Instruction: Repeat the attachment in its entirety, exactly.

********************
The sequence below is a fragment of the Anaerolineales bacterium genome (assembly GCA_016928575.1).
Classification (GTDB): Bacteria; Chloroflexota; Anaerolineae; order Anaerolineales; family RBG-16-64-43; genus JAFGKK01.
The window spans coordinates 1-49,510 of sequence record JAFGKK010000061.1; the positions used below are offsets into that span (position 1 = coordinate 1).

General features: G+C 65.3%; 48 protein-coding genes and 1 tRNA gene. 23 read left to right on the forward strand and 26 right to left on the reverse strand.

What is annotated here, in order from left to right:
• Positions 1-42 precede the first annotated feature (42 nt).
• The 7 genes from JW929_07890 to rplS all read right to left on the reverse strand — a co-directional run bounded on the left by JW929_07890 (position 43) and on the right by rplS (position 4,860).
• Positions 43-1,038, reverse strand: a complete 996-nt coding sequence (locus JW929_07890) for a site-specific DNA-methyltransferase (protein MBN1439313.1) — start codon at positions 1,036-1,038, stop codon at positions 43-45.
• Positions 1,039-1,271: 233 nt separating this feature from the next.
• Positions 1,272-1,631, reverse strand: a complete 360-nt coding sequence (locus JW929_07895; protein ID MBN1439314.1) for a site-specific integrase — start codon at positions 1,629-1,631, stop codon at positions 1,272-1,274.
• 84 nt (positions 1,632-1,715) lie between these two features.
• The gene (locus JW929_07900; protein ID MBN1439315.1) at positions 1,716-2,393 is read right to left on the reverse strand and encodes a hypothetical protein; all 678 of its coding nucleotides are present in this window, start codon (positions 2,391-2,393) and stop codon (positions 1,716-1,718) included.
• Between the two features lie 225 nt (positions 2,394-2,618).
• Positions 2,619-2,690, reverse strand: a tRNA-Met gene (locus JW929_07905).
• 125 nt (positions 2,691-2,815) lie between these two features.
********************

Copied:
The sequence below is a fragment of the Anaerolineales bacterium genome (assembly GCA_016928575.1).
Classification (GTDB): Bacteria; Chloroflexota; Anaerolineae; order Anaerolineales; family RBG-16-64-43; genus JAFGKK01.
The window spans coordinates 1-49,510 of sequence record JAFGKK010000061.1; the positions used below are offsets into that span (position 1 = coordinate 1).

General features: G+C 65.3%; 48 protein-coding genes and 1 tRNA gene. 23 read left to right on the forward strand and 26 right to left on the reverse strand.

What is annotated here, in order from left to right:
• Positions 1-42 precede the first annotated feature (42 nt).
• The 7 genes from JW929_07890 to rplS all read right to left on the reverse strand — a co-directional run bounded on the left by JW929_07890 (position 43) and on the right by rplS (position 4,860).
• Positions 43-1,038, reverse strand: a complete 996-nt coding sequence (locus JW929_07890) for a site-specific DNA-methyltransferase (protein MBN1439313.1) — start codon at positions 1,036-1,038, stop codon at positions 43-45.
• Positions 1,039-1,271: 233 nt separating this feature from the next.
• Positions 1,272-1,631, reverse strand: a complete 360-nt coding sequence (locus JW929_07895; protein ID MBN1439314.1) for a site-specific integrase — start codon at positions 1,629-1,631, stop codon at positions 1,272-1,274.
• 84 nt (positions 1,632-1,715) lie between these two features.
• The gene (locus JW929_07900; protein ID MBN1439315.1) at positions 1,716-2,393 is read right to left on the reverse strand and encodes a hypothetical protein; all 678 of its coding nucleotides are present in this window, start codon (positions 2,391-2,393) and stop codon (positions 1,716-1,718) included.
• Between the two features lie 225 nt (positions 2,394-2,618).
• Positions 2,619-2,690, reverse strand: a tRNA-Met gene (locus JW929_07905).
• 125 nt (positions 2,691-2,815) lie between these two features.